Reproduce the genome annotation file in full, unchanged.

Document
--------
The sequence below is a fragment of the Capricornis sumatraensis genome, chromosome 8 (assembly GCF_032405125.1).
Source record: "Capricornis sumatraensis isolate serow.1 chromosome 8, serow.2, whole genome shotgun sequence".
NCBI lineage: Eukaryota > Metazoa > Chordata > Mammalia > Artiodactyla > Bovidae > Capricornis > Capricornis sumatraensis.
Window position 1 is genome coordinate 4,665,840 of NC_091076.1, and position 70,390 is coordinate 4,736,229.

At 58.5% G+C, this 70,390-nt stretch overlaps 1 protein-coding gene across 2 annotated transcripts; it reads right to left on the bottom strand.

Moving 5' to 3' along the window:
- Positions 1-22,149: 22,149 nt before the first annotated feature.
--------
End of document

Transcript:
The sequence below is a fragment of the Capricornis sumatraensis genome, chromosome 8 (assembly GCF_032405125.1).
Source record: "Capricornis sumatraensis isolate serow.1 chromosome 8, serow.2, whole genome shotgun sequence".
NCBI lineage: Eukaryota > Metazoa > Chordata > Mammalia > Artiodactyla > Bovidae > Capricornis > Capricornis sumatraensis.
Window position 1 is genome coordinate 4,665,840 of NC_091076.1, and position 70,390 is coordinate 4,736,229.

At 58.5% G+C, this 70,390-nt stretch overlaps 1 protein-coding gene across 2 annotated transcripts; it reads right to left on the bottom strand.

Moving 5' to 3' along the window:
- Positions 1-22,149: 22,149 nt before the first annotated feature.